Perhaps the most worrying thing for parties currently involved in disputes is that the changes will affect ongoing litigation. A party may be involved in ongoing proceedings, commenced on the understanding that the judgment it would obtain would be recognised in the home country of the defendant. Following Exit Day, the judgment may not be worth the paper it is printed on.

At this stage, it is still perfectly possible that a deal will be reached which will entail a transition period in which the status quo is maintained, although the current political climate makes this look increasing less rather than more likely.

It is therefore sensible to carry out a review of any existing, pending or potential litigation involving any parties based in the EU.

For ongoing or imminent cases, the question of enforcement of any judgment which may be obtained will be an immediate concern. It may be prudent to obtain preliminary advice from foreign lawyers as to recognition and enforceability of a judgment outside the EU framework.

The conclusions of this advice will have a direct effect on the commercial decision making process in the litigation. Is it better to make a concession now to reach a settlement than risk management time and costs in pursuing a judgment which may not be enforceable outside the UK?

Likewise, whilst there are always good commercial reasons to seek to settle disputes outside of the Court where possible, the present uncertainty may justify extra effort and if necessary concession to ensure that a potential dispute is resolved well before Court is considered.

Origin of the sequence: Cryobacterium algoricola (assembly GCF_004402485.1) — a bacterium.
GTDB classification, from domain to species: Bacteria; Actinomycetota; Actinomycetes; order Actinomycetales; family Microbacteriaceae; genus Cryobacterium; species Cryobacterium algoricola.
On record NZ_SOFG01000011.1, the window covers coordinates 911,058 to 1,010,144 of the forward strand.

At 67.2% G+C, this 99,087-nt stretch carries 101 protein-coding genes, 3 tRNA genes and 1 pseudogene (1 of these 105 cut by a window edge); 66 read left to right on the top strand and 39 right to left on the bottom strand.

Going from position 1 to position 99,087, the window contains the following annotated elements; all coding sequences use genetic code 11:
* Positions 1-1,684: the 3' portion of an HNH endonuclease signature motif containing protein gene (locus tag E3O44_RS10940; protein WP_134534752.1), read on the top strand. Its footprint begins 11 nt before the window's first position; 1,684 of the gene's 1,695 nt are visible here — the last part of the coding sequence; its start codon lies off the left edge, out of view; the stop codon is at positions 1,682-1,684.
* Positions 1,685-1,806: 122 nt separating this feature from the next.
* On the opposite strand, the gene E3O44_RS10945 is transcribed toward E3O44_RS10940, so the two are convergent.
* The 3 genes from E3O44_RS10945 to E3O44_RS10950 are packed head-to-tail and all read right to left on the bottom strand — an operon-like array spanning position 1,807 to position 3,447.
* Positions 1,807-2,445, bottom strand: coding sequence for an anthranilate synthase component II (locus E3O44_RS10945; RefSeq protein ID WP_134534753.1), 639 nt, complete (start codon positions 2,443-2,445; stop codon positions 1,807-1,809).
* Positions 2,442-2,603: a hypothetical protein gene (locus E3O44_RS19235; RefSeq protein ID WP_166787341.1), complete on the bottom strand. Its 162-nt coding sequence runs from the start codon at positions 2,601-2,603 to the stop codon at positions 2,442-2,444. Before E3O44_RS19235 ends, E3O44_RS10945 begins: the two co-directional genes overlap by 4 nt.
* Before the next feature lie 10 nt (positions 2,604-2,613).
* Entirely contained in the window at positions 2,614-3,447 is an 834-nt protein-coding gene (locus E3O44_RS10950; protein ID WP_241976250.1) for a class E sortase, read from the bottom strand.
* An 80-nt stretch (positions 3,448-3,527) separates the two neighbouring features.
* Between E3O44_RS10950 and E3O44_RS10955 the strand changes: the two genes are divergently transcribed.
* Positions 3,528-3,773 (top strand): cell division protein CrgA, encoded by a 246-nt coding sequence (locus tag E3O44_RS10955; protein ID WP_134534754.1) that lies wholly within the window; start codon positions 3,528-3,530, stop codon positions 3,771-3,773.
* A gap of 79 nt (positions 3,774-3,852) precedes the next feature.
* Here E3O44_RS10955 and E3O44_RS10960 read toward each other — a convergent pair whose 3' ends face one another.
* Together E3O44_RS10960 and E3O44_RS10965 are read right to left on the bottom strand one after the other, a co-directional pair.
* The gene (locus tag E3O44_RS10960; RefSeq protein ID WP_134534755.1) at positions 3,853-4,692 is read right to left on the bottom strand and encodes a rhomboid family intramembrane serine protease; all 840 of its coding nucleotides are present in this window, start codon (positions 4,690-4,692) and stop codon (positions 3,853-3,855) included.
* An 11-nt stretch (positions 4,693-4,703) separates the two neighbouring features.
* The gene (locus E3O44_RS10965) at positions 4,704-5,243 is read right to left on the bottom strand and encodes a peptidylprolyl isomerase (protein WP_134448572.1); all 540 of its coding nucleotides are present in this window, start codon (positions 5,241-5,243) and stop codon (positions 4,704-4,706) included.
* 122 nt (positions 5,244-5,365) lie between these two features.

In terms of new contracts with parties based in the EU, careful thought needs to be given to questions of governing law and jurisdiction. It may still be considered preferable to seek to agree that the contract will be governed by the law of and under the jurisdiction of the Courts of England and Wales. However, mindful that in the short to medium term, cross-border proceedings may not be appealing, it may be sensible to seek to negotiate more protections into the other terms of the contract. This may include deferred payment or set off clauses, or stronger termination rights so as to reduce the possibility of any dispute arising.

In some cases, particularly those which are technical in nature or high value, it may be prudent to consider bypassing the Court system altogether and specifying that any disputes are dealt with by an internationally recognised arbitration body. For example, the UK is a party to the New York Convention on the Recognition and Enforcement of Foreign Arbitral Awards 1958 (the “New York Convention”), as are a number of EU member states in their own right. The New York Convention provides for the recognition and enforcement of arbitral awards by the Courts of the signatory states. Therefore irrespective of the position as regards recognition of a UK judgment, a party which obtains an arbitral award enforceable under the New York Convention will be reassured that it will be enforceable as against the other party in its home state.

Arbitration can be complex and just as costly as Court proceedings, if not more so. It should not be specified without due consideration. However, given the current uncertainties, it may be a good choice for businesses entering into contractual relationships with EU member states during the current period of uncertainty.

This article does not constitute legal advice. Specific legal advice should be taken before acting on any of the issues covered.